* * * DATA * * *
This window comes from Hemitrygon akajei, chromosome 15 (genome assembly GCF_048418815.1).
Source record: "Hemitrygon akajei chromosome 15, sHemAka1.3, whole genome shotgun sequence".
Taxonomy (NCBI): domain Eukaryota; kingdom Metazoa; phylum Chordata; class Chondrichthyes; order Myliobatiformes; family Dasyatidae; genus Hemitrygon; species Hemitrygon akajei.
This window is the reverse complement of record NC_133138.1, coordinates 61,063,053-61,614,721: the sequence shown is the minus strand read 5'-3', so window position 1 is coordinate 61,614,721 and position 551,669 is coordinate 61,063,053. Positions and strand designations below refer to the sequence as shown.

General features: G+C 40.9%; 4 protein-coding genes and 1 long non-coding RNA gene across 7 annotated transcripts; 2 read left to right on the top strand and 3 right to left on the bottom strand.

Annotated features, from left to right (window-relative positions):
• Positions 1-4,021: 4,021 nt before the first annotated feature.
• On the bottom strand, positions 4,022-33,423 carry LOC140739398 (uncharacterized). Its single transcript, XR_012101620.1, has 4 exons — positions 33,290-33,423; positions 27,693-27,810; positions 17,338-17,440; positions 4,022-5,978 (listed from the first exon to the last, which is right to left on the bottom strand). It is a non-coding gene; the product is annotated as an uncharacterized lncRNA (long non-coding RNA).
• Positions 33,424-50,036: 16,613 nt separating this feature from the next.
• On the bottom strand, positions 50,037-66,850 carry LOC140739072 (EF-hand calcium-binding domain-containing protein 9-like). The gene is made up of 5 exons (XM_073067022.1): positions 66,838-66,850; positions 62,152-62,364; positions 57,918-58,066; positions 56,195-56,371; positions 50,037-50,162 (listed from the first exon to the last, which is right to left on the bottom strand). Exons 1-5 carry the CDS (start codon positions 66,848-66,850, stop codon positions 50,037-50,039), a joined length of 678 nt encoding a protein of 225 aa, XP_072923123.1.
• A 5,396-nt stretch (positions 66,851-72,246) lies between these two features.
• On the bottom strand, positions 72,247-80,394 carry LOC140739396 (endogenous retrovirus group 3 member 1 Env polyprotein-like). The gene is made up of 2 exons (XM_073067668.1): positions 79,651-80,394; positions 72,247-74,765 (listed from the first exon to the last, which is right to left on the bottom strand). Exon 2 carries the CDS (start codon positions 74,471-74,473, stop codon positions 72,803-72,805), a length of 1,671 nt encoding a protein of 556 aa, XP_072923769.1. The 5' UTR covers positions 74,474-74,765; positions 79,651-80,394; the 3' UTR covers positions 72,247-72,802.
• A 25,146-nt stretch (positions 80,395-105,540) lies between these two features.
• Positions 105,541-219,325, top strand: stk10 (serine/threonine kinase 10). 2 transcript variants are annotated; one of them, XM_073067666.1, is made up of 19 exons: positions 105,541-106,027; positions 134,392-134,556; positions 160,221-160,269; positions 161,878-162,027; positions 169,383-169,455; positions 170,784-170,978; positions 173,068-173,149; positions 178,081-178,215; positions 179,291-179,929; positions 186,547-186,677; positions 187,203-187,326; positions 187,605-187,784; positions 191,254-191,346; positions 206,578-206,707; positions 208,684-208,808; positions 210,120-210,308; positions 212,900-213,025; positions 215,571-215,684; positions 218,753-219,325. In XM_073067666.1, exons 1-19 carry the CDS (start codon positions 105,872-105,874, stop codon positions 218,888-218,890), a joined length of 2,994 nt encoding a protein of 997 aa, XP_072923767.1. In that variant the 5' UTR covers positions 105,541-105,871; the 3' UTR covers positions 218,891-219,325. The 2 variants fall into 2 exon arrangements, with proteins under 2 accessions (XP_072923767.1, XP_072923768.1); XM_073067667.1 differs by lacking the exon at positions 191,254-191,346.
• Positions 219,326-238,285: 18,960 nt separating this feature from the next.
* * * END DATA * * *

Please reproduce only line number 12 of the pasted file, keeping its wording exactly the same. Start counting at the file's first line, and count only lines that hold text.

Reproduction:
• On the bottom strand, positions 72,247-80,394 carry LOC140739396 (endogenous retrovirus group 3 member 1 Env polyprotein-like). The gene is made up of 2 exons (XM_073067668.1): positions 79,651-80,394; positions 72,247-74,765 (listed from the first exon to the last, which is right to left on the bottom strand). Exon 2 carries the CDS (start codon positions 74,471-74,473, stop codon positions 72,803-72,805), a length of 1,671 nt encoding a protein of 556 aa, XP_072923769.1. The 5' UTR covers positions 74,474-74,765; positions 79,651-80,394; the 3' UTR covers positions 72,247-72,802.